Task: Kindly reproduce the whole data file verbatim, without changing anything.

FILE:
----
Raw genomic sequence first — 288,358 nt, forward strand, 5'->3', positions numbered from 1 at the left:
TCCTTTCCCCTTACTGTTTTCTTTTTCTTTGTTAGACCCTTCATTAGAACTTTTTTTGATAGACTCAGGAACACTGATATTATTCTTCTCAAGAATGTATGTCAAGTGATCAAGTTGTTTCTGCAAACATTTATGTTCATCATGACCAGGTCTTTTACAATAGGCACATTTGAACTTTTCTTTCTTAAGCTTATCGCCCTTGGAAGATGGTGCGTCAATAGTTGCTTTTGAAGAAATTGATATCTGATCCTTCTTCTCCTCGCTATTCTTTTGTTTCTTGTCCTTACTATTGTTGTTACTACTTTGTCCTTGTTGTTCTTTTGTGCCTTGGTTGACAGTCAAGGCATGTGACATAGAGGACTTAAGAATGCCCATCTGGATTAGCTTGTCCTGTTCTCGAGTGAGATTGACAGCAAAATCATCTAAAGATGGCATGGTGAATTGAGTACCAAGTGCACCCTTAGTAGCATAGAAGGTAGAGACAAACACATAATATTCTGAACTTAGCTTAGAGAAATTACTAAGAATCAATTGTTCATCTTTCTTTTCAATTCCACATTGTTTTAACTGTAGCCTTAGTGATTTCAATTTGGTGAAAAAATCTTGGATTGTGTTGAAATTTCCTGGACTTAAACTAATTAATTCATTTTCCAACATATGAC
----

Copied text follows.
Raw genomic sequence first — 288,358 nt, forward strand, 5'->3', positions numbered from 1 at the left:
TCCTTTCCCCTTACTGTTTTCTTTTTCTTTGTTAGACCCTTCATTAGAACTTTTTTTGATAGACTCAGGAACACTGATATTATTCTTCTCAAGAATGTATGTCAAGTGATCAAGTTGTTTCTGCAAACATTTATGTTCATCATGACCAGGTCTTTTACAATAGGCACATTTGAACTTTTCTTTCTTAAGCTTATCGCCCTTGGAAGATGGTGCGTCAATAGTTGCTTTTGAAGAAATTGATATCTGATCCTTCTTCTCCTCGCTATTCTTTTGTTTCTTGTCCTTACTATTGTTGTTACTACTTTGTCCTTGTTGTTCTTTTGTGCCTTGGTTGACAGTCAAGGCATGTGACATAGAGGACTTAAGAATGCCCATCTGGATTAGCTTGTCCTGTTCTCGAGTGAGATTGACAGCAAAATCATCTAAAGATGGCATGGTGAATTGAGTACCAAGTGCACCCTTAGTAGCATAGAAGGTAGAGACAAACACATAATATTCTGAACTTAGCTTAGAGAAATTACTAAGAATCAATTGTTCATCTTTCTTTTCAATTCCACATTGTTTTAACTGTAGCCTTAGTGATTTCAATTTGGTGAAAAAATCTTGGATTGTGTTGAAATTTCCTGGACTTAAACTAATTAATTCATTTTCCAACATATGAC